Eindhoven, Netherlands-based Dimenco has launched a Kickstarter campaign for their glasses-free 3D TV, selling for under $1,250 via a Kickstarter campaign. The company has a manufacturing site in The Netherlands, but is ramping up manufacturing at new facilities in the Far East, targeted for this month. After test runs of their new production facility, they are to start manufacturing in August to deliver their first products in September, and the bulk in November. "Having to use 3D glasses hampers social interaction and is simply uncomfortable," they said, and they have worked to develop a TV that can improve on the viewing experience. They are a small team, with years of experience in 3D technology. Maarten Tobias, Jan van der Horst, Pieter de Jong and Bas Böggemann are the four founders of Dimenco. They worked together at a former venture of Philips that focused on 3D technology. Dimenco was founded in 2010. The Kickstarter campaign offer is a 39" glasses-free 3D TV with Full HD quality in 3D and 2D.
They said that "we can offer you a fantastic 3D experience for e.g. 3D Blu-ray, YouTube 3D and 3D games on PC or consoles. In other words, we add a new dimension to watching TV, movies and playing games." They added that "if you would still want to watch normal television, that is possible in Full HD quality."
They established a track record in the professional monitor market, as they rolled out several projects involving digital signage monitors. Their vision now is to bring their technology knowhow to the home environment. Speaking about their vision on the campaign page, they said they developed the required technology in past years and successfully brought professional monitors on the market. "Developing a full blown TV product is still a step up."
A TV, 2D or 3D, has a lot more options, especially in connectivity—such as audio connection, speakers and cable/settop box connection. "We have to design those features into the TV," they said, and they will "integrate a standard TV board into the set to support these features. This minimizes the risk of having to design own [sic] electronics." To make the project a success, they are looking toward support from their entire supply chain; they said they had a full commitment, enabling them to bring out the product at a competitive price.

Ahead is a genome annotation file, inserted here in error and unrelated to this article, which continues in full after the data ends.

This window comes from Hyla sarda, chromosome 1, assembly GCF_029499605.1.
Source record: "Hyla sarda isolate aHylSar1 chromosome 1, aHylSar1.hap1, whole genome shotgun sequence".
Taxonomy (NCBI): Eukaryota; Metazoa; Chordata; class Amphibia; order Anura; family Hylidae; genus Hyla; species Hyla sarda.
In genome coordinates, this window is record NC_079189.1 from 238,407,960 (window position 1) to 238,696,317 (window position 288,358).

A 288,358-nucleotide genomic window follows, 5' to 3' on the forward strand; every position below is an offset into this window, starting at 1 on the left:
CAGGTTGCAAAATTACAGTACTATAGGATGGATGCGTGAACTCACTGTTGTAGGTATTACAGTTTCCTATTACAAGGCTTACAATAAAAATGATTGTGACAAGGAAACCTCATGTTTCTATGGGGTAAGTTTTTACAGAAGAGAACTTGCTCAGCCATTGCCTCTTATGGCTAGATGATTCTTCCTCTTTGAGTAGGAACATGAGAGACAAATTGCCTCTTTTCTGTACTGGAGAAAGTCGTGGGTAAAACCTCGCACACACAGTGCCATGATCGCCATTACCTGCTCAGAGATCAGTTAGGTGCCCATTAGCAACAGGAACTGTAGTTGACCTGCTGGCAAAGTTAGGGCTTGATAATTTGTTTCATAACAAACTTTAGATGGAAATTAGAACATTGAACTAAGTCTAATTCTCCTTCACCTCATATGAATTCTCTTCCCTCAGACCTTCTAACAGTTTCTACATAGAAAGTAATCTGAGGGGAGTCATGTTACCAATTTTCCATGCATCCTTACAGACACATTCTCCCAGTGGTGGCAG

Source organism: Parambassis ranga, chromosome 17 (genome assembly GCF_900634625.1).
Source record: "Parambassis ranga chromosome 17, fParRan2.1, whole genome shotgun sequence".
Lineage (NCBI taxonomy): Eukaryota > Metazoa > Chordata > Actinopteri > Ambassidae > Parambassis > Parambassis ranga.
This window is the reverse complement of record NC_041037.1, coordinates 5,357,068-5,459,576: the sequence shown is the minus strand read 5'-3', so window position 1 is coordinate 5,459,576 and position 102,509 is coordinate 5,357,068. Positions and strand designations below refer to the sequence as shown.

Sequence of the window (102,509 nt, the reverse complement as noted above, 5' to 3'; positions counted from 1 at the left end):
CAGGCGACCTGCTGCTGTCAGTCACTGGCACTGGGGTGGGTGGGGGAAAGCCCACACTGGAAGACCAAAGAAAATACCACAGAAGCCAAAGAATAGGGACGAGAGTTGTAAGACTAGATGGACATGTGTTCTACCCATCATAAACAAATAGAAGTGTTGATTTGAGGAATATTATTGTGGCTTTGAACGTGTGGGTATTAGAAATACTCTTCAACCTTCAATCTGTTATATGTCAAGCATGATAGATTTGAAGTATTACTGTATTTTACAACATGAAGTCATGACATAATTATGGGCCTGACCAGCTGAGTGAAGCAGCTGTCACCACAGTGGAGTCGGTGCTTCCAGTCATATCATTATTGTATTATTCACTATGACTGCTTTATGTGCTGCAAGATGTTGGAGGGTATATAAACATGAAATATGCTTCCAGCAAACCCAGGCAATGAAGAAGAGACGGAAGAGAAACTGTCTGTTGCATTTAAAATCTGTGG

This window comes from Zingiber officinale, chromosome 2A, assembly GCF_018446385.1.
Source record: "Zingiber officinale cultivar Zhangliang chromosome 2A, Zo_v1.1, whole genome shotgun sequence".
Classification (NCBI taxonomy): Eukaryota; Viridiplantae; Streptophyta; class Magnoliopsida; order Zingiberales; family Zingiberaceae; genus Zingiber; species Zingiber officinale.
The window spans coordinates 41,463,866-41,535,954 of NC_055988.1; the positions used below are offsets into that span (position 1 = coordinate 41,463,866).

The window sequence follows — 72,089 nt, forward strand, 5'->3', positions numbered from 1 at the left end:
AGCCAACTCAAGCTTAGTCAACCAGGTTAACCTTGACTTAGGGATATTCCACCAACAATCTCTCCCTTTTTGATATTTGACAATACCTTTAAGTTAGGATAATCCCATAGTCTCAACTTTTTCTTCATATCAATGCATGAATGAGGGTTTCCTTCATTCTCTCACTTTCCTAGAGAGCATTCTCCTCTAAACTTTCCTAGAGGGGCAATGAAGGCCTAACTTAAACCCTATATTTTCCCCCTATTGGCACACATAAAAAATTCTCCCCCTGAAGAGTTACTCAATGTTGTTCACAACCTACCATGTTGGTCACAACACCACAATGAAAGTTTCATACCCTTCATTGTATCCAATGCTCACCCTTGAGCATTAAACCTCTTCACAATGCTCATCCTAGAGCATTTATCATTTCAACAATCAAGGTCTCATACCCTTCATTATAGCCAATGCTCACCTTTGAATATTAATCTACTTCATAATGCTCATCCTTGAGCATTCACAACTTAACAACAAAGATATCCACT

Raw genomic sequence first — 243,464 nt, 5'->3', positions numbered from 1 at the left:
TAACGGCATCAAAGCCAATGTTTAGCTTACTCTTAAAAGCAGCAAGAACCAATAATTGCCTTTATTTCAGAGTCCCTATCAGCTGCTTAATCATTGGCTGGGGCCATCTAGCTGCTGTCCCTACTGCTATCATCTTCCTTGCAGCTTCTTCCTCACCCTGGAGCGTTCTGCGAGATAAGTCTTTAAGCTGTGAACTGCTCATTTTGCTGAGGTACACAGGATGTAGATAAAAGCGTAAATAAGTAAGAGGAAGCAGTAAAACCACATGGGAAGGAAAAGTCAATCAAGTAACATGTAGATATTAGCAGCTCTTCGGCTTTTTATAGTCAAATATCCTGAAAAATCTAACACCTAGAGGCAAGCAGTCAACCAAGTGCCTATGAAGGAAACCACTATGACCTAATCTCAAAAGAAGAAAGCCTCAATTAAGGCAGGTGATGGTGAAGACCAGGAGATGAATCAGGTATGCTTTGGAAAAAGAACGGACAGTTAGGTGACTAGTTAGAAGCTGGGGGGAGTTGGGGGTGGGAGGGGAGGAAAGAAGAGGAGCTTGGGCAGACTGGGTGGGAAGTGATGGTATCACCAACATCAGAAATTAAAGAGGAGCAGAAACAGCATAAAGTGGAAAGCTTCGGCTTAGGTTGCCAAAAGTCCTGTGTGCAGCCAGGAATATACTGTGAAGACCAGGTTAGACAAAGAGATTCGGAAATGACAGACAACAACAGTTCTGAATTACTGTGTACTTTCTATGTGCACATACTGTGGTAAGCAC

They discussed their technology approach. "Current TVs get different images in your eyes by using glasses. The way we get different information in each eye is by laminating an optical layer on an LCD, similar as a lenticular card… the lenticular overlay on an LCD directs the light of different sub-pixels (each pixel is build up out of a red, green and blue sub-pixel) into different directions. As a result of that different images can be projected into both eyes of the viewers. Now, if correct processing of the image is done, the spectators get to see 3D."
The no-glasses 3D TV is priced at $1246. The package includes a 39" TV based on a 4K panel. Estimated delivery is November.
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